ABC Medical is not required to obtain a HIPAA authorization to:
- Advertise ABC Retail on ABC Medical’s website. This may take the form of (i) a link between the websites and/or (ii) an ABC Retail banner on ABC Medical’s website.
- Direct patients to ABC Medical’s website that, in turn, advertises ABC Retail.
ABC Medical is not required to obtain a HIPAA authorization to send patients promotional gifts of nominal value printed with ABC Retail’s information. The regulations and available guidance do not specifically state whether the promotional gift must advertise the covered entity (i.e., ABC Medical). Absent published guidance to the contrary, it is likely acceptable for ABC Medical to send ABC Medical’s customers a promotional gift printed with ABC Retail’s information. However, ABC Medical would not be permitted to include any other information with the gift (i.e., no letter, flyer, or any other explanatory information).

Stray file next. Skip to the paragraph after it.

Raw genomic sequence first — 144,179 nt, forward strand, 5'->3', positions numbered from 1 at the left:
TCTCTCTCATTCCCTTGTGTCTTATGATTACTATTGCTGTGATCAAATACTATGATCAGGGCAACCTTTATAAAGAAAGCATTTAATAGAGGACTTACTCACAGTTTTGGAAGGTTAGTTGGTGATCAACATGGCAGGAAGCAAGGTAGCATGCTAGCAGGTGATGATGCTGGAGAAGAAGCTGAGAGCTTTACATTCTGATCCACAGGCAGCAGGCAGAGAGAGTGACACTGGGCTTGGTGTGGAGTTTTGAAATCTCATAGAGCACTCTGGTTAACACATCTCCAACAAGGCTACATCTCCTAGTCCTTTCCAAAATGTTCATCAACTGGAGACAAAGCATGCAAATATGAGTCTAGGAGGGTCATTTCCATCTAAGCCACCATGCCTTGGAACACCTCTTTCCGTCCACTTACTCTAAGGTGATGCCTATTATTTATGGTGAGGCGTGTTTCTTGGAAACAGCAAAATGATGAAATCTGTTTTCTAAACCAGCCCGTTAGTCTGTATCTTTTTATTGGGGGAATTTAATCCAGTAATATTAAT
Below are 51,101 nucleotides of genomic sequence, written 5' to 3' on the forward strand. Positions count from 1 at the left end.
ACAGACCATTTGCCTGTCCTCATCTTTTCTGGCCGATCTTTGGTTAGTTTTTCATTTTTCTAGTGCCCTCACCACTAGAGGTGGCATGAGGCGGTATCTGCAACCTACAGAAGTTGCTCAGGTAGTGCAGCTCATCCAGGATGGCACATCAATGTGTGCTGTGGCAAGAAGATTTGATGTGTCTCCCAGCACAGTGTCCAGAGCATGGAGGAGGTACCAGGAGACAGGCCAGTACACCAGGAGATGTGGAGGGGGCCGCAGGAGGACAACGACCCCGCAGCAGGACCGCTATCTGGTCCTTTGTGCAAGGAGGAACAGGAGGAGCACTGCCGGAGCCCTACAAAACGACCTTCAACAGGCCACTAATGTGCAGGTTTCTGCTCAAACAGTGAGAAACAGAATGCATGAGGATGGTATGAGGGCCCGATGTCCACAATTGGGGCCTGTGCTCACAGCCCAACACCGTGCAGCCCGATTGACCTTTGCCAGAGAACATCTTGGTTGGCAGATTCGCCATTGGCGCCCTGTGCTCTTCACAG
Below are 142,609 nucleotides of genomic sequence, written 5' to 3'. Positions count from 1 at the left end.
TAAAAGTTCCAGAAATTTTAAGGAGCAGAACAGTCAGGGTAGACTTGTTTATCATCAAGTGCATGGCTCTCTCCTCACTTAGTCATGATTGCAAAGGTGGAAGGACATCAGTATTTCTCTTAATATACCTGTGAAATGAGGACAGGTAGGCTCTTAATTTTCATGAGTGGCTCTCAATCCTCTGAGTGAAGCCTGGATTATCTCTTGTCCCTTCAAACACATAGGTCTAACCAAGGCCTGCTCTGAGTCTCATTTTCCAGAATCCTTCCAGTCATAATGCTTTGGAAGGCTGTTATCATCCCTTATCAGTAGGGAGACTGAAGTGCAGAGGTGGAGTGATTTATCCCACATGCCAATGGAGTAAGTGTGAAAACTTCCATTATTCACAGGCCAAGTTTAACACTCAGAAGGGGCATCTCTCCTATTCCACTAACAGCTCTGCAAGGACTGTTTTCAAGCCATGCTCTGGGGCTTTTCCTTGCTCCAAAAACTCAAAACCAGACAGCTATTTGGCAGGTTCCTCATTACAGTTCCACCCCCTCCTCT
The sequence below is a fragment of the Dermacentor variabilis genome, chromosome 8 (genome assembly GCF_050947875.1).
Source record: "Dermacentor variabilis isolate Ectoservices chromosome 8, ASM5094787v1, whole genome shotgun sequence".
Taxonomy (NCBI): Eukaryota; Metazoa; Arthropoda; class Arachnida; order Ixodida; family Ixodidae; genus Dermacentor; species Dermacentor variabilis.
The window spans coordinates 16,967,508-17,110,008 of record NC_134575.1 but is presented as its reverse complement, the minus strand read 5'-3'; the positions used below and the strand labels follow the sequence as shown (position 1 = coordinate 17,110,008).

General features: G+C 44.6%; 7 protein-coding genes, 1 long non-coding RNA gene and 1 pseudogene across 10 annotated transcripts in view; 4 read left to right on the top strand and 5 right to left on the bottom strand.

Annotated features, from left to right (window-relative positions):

In addition to HIPAA, ABC Medical should be mindful of other laws such as the CAN-SPAM Act, the Telephone Consumer Protection Act (“TCPA”), HIPAA security rules for securing PHI, and any analogous state laws addressing the same topics.
Lastly, ABC Medical’s commercial insurance contracts (e.g., Medicare Advantage contracts) likely require ABC Medical to take assignment when it sells a product, covered by the contract, to a contract enrollee. Assume, for example, that Mr. Smith is covered by a United Healthcare (UHC) Medicare Advantage (MA) contract. Assume that Mr. Smith wants to pay cash to ABC Medical for a product covered by the UHC MA contract. The contract likely prohibits ABC Medical from accepting such a cash payment from Mr. Smith. Rather, the contract likely requires ABC Medical to take assignment and bill UHC.
Jeffrey S. Baird, Esq., is chairman of the Health Care Group at Brown & Fortunato, a law firm with a national health care practice based in Texas. He represents pharmacies, infusion companies, HME companies, manufacturers, and other health care providers throughout the United States. Baird is Board Certified in Health Law by the Texas Board of Legal Specialization and can be reached at (806) 345-6320 or firstname.lastname@example.org.